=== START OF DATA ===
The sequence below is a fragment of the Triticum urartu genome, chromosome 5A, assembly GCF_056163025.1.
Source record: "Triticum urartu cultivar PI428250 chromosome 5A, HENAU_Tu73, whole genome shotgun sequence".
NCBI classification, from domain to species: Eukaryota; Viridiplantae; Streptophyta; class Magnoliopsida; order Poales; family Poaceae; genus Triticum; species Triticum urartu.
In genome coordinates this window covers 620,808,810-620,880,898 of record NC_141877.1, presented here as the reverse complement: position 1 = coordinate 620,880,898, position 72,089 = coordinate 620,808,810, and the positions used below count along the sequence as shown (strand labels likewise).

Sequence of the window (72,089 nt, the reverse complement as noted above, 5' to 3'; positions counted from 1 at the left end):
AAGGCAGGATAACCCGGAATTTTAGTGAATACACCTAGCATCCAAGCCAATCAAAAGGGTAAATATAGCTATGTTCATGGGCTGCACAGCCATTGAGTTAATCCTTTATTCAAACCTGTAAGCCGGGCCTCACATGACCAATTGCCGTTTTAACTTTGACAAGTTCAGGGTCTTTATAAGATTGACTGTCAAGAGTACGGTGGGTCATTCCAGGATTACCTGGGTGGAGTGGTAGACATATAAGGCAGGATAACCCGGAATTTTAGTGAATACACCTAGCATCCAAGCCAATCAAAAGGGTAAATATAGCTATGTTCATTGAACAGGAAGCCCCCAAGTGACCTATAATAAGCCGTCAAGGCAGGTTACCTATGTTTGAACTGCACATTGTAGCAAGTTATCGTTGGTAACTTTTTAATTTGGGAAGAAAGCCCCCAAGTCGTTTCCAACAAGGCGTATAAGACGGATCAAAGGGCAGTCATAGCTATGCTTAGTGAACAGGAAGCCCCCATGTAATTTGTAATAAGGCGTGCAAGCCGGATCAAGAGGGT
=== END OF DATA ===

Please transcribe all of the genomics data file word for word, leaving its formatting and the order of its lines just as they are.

The sequence below is a fragment of the Triticum urartu genome, chromosome 5A, assembly GCF_056163025.1.
Source record: "Triticum urartu cultivar PI428250 chromosome 5A, HENAU_Tu73, whole genome shotgun sequence".
NCBI classification, from domain to species: Eukaryota; Viridiplantae; Streptophyta; class Magnoliopsida; order Poales; family Poaceae; genus Triticum; species Triticum urartu.
In genome coordinates this window covers 620,808,810-620,880,898 of record NC_141877.1, presented here as the reverse complement: position 1 = coordinate 620,880,898, position 72,089 = coordinate 620,808,810, and the positions used below count along the sequence as shown (strand labels likewise).

Sequence of the window (72,089 nt, the reverse complement as noted above, 5' to 3'; positions counted from 1 at the left end):
AAGGCAGGATAACCCGGAATTTTAGTGAATACACCTAGCATCCAAGCCAATCAAAAGGGTAAATATAGCTATGTTCATGGGCTGCACAGCCATTGAGTTAATCCTTTATTCAAACCTGTAAGCCGGGCCTCACATGACCAATTGCCGTTTTAACTTTGACAAGTTCAGGGTCTTTATAAGATTGACTGTCAAGAGTACGGTGGGTCATTCCAGGATTACCTGGGTGGAGTGGTAGACATATAAGGCAGGATAACCCGGAATTTTAGTGAATACACCTAGCATCCAAGCCAATCAAAAGGGTAAATATAGCTATGTTCATTGAACAGGAAGCCCCCAAGTGACCTATAATAAGCCGTCAAGGCAGGTTACCTATGTTTGAACTGCACATTGTAGCAAGTTATCGTTGGTAACTTTTTAATTTGGGAAGAAAGCCCCCAAGTCGTTTCCAACAAGGCGTATAAGACGGATCAAAGGGCAGTCATAGCTATGCTTAGTGAACAGGAAGCCCCCATGTAATTTGTAATAAGGCGTGCAAGCCGGATCAAGAGGGT